Mr ISAACS - Not in that form, but in a form which does not get rid of the alternative.


Mr Glynn - The alternative practically neutralizes them.


Mr ISAACS - They are in with an alternative owing to the acceptance of the suggestion made by the honorable and learned member for Northern Melbourne, to include industry. We put that in, but we did so with an alternative. Now we wish to restore the clause, so as to include the suggestion of the honorable and learned member for Northern Melbourne, and at the same time get rid of the alternative, which I acknowledge the honorable and learned member for Angas has very properly pointed out, but which we had already seen. The intent to destroy must be proved in every case, and it has to be carried out by


Mr Kelly - If a man walks along a street with an axe and hits some one with it, is nothing to be done to him?


Mr JOSEPH COOK (PARRAMATTA, NEW SOUTH WALES) - If a man murders another with an axe and says that that was not his intent, is he to escape?


Mr ISAACS - If a man has an axe he may use it for a very lawful purpose, but if he comes into an assemblage of people and uses his axe there with improper intent, he should be stopped.


Mr Kelly - Under the terms of this clause, if he were to come into the assemblage at all, the improper intent would be assumed.


Mr ISAACS - No. I think I can put it in a way which will at once strike the honorable member for Wentworth as the proper way in which to put it. Suppose , we make an algebraic substitution, and read the words into clause 15 thus - wilh the intent to destroy any Australian industry by the sale or disposal of the imported goods in competition with Australian goods in a manner which, under the ordinary circumstances of trade, would probably lead to those goods being no longer produced, or being withdrawn from the market, or being sold at a loss, unless produced at a lower remuneration for labour.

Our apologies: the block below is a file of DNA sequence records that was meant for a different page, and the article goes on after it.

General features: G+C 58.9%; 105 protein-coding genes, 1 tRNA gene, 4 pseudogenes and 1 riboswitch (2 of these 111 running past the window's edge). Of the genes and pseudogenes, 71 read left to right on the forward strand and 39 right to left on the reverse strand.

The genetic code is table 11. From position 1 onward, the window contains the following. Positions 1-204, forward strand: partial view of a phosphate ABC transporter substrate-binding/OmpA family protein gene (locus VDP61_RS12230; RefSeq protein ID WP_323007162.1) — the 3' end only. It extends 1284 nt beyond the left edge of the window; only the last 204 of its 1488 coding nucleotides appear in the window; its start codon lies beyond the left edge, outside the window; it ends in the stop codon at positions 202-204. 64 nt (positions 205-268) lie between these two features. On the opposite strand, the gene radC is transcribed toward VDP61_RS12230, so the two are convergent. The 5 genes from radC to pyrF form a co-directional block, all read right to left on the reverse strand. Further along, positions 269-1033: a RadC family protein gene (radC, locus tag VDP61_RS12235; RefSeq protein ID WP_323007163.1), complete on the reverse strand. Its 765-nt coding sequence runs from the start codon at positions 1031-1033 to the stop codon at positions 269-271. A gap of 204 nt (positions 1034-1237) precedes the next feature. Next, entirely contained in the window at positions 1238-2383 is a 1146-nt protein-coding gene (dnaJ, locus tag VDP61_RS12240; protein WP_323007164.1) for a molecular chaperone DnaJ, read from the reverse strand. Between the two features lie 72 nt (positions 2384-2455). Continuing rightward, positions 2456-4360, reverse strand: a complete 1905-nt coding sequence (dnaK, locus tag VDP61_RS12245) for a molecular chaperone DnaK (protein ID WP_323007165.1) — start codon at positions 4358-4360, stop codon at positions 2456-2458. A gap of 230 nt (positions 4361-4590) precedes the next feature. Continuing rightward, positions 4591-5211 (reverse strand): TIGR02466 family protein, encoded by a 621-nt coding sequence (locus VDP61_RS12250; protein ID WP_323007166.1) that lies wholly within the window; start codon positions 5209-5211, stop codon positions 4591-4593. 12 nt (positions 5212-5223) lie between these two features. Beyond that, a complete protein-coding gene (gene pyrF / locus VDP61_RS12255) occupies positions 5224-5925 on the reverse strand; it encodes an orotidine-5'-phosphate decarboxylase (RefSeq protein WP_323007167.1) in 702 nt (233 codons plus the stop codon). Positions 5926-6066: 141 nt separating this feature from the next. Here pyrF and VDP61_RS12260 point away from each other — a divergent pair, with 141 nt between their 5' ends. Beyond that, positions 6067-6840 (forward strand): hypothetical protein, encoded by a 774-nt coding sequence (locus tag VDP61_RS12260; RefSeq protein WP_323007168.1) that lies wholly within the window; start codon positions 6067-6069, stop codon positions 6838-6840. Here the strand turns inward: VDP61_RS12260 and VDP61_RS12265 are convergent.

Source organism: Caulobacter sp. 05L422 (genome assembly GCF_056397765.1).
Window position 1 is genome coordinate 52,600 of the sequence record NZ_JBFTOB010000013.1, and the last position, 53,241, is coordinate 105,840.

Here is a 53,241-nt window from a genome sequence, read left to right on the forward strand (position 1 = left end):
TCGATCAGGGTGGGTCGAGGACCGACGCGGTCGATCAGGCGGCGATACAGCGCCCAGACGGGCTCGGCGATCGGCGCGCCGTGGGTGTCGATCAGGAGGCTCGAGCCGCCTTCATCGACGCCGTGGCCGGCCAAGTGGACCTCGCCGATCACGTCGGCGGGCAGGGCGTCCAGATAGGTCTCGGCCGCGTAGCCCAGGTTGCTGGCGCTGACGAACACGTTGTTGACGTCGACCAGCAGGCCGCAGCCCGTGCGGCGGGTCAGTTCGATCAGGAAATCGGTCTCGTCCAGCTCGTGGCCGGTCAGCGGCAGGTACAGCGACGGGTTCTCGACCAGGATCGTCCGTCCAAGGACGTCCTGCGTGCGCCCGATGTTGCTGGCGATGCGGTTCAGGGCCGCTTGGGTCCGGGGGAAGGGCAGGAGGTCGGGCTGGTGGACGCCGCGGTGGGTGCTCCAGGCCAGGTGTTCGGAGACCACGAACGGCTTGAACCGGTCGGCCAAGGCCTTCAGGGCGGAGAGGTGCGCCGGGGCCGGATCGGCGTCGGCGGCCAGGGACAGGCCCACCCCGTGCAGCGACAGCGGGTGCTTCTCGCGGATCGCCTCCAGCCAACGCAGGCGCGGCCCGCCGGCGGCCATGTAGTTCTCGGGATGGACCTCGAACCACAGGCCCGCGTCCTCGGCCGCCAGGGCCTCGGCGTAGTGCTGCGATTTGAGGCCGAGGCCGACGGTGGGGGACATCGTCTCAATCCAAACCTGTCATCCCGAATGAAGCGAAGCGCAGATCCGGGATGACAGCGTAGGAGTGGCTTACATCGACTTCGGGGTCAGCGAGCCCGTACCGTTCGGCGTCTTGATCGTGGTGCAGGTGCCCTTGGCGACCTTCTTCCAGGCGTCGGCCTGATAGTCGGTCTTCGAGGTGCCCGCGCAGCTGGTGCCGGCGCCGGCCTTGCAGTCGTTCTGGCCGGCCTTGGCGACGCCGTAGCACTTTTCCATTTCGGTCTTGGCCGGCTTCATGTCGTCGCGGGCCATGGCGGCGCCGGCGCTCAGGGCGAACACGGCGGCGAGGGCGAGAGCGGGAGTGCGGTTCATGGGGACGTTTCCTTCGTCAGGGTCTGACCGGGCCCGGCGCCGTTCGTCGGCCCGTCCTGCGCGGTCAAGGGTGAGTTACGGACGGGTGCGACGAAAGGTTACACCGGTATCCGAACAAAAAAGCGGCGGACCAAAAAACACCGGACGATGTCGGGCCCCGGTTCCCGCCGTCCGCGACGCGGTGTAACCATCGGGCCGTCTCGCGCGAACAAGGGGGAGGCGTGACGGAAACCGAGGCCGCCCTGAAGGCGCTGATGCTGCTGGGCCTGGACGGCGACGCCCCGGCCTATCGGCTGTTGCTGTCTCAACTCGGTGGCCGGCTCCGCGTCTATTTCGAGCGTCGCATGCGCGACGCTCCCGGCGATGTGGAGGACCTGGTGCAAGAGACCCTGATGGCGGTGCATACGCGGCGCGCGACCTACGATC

Does my honorable friend see that?


Mr DUGALD THOMSON (NORTH SYDNEY, NEW SOUTH WALES) - The exporter knows that the export of our goods to Great Britain must at once disturb and disorganize, to some extent, the trade in similar products of that country.


Mr ISAACS - My honorable friend will see tint we are not dealing with that at all at the present time. That is covered by another paragraph. That is only a prima facie piece of evidence, and we are now dealing with paragraph a, which is more than prima facie.


Mr DUGALD THOMSON (NORTH SYDNEY, NEW SOUTH WALES) - The exporter knows that that must be one of the effects from the export of our goods, if it is successful.